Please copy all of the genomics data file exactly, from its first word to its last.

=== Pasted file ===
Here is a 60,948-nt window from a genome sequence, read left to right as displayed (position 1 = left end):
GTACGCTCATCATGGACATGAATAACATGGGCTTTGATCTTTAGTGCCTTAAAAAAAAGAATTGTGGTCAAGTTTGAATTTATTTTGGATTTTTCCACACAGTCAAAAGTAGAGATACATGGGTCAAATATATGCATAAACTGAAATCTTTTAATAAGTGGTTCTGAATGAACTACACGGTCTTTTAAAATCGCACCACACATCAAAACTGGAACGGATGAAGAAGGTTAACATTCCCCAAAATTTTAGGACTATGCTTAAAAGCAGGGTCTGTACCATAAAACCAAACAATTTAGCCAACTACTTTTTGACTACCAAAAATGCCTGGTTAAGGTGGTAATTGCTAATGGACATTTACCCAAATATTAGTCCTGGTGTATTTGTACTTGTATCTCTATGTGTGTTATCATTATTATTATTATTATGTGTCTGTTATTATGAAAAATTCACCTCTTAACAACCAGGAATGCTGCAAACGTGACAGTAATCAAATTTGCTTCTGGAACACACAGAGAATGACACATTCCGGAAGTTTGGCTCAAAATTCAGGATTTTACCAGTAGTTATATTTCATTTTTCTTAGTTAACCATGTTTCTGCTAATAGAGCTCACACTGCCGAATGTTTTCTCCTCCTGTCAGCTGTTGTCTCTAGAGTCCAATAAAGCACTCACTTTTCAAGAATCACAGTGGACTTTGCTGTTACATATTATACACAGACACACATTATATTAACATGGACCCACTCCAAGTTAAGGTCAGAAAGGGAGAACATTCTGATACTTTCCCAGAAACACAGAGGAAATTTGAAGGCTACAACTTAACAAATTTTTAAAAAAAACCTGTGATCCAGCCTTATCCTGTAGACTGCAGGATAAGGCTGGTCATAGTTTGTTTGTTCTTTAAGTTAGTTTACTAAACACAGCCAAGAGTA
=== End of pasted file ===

Here is a 60,948-nt window from a genome sequence, read left to right as displayed (position 1 = left end):
GTACGCTCATCATGGACATGAATAACATGGGCTTTGATCTTTAGTGCCTTAAAAAAAAGAATTGTGGTCAAGTTTGAATTTATTTTGGATTTTTCCACACAGTCAAAAGTAGAGATACATGGGTCAAATATATGCATAAACTGAAATCTTTTAATAAGTGGTTCTGAATGAACTACACGGTCTTTTAAAATCGCACCACACATCAAAACTGGAACGGATGAAGAAGGTTAACATTCCCCAAAATTTTAGGACTATGCTTAAAAGCAGGGTCTGTACCATAAAACCAAACAATTTAGCCAACTACTTTTTGACTACCAAAAATGCCTGGTTAAGGTGGTAATTGCTAATGGACATTTACCCAAATATTAGTCCTGGTGTATTTGTACTTGTATCTCTATGTGTGTTATCATTATTATTATTATTATGTGTCTGTTATTATGAAAAATTCACCTCTTAACAACCAGGAATGCTGCAAACGTGACAGTAATCAAATTTGCTTCTGGAACACACAGAGAATGACACATTCCGGAAGTTTGGCTCAAAATTCAGGATTTTACCAGTAGTTATATTTCATTTTTCTTAGTTAACCATGTTTCTGCTAATAGAGCTCACACTGCCGAATGTTTTCTCCTCCTGTCAGCTGTTGTCTCTAGAGTCCAATAAAGCACTCACTTTTCAAGAATCACAGTGGACTTTGCTGTTACATATTATACACAGACACACATTATATTAACATGGACCCACTCCAAGTTAAGGTCAGAAAGGGAGAACATTCTGATACTTTCCCAGAAACACAGAGGAAATTTGAAGGCTACAACTTAACAAATTTTTAAAAAAAACCTGTGATCCAGCCTTATCCTGTAGACTGCAGGATAAGGCTGGTCATAGTTTGTTTGTTCTTTAAGTTAGTTTACTAAACACAGCCAAGAGTA